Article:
return Builder.load_string(kv)'

    def consume(self, *args):
        if self.consumables:
            item = self.consumables.pop(0)
            label = Label(text='%s' % item)
            self.root.ids.target.add_widget(label)

if __name__ == '__main__':
    ProdConApp().run()

Now, i’m only taking one item each frame, it’s probably good enough, but if we have a lot of item, we still may want to take as much is possible, considering kivy loop is frame-limited to 60fps, 100 items will take more than a second, why wait if we have the power? Let’s use a slightly smarter version.

add this import near of the top

from kivy.clock import _default_time as time

then change consume definition to be:

def consume(self, *args):
    limit = Clock.get_time() + 1 / 60.
    while self.consumables and time() < limit:
        item = self.consumables.pop(0)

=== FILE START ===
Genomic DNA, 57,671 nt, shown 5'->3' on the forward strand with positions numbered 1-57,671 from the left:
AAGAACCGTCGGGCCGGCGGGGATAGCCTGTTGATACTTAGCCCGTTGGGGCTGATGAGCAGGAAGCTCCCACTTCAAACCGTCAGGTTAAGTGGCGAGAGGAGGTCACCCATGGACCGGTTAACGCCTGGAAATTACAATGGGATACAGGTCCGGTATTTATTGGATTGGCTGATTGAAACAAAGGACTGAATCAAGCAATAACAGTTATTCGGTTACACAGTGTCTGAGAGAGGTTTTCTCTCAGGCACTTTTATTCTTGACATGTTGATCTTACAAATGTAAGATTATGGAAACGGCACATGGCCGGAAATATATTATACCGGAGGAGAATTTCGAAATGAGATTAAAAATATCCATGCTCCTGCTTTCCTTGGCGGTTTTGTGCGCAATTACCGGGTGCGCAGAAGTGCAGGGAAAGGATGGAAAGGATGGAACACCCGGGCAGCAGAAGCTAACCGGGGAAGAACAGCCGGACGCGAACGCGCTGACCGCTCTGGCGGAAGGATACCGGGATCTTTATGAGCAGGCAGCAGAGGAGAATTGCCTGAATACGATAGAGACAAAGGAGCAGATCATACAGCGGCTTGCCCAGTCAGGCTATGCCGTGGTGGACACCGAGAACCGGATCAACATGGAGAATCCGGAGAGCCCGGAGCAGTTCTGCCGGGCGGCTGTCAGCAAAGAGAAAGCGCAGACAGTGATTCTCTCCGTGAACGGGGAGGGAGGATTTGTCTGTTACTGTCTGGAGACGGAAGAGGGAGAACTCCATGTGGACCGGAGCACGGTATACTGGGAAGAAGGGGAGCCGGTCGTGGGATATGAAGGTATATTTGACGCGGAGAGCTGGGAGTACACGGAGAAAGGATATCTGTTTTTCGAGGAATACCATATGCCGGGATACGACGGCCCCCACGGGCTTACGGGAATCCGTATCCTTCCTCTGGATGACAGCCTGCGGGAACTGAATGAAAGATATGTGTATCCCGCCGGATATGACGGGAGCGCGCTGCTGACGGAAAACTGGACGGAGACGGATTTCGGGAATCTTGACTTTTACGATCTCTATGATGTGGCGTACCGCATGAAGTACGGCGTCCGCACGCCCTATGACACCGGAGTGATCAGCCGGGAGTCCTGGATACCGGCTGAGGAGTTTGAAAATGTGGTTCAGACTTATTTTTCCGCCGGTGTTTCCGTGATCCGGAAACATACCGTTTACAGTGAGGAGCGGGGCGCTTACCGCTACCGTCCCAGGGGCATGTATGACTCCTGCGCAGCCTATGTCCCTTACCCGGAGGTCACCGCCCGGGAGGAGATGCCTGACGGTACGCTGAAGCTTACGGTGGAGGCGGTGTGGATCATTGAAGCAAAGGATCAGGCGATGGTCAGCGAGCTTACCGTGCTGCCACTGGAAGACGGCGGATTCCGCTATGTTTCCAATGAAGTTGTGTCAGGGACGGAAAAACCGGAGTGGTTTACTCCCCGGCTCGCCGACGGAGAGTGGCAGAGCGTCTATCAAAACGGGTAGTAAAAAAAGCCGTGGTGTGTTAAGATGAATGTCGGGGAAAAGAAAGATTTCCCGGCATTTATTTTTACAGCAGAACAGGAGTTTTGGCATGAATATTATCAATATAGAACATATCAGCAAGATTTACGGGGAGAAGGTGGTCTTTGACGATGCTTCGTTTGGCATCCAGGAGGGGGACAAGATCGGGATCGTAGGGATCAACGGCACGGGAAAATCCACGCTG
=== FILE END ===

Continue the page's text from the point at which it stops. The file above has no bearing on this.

label = Label(text='%s' % item)
        self.root.ids.target.add_widget(label)

Of course, this only work because we know creating and adding one widget takes considerably less time than one frame, so it’s not like one of such operation will make our loop hang too long.

Now, filling the consumable list here is done from main UI, but it could totally be done from a Thread, assuming locking is correctly handled (or that extend/pop are atomic, which seems to be the case), so if your filling of work to be displayed is slow, doing the exact same thing as a background task will allow you to do heavy lifting, while keeping your app snappy.

A slightly more demonstrative version of this example can be found here

Building a background application on android with Kivy.

Kivy runs on android using the python-for-android project, which support android services. This works in a simple way, you basically bundle two main.py in your application, one for the UI, one for the service. The UI can start the services on start. From that point though, things may be a little uneasy. Why? Because you have two applications, and now you have to make them talk to each over if you want to do anything useful.

Android’s way of having an Activity and a Service talk to each other is Broadcast signals, which can be limited to part of your applications, howether, it’s not straightforward to use them with pyjnius, which is the magical interface we use to use java code from python.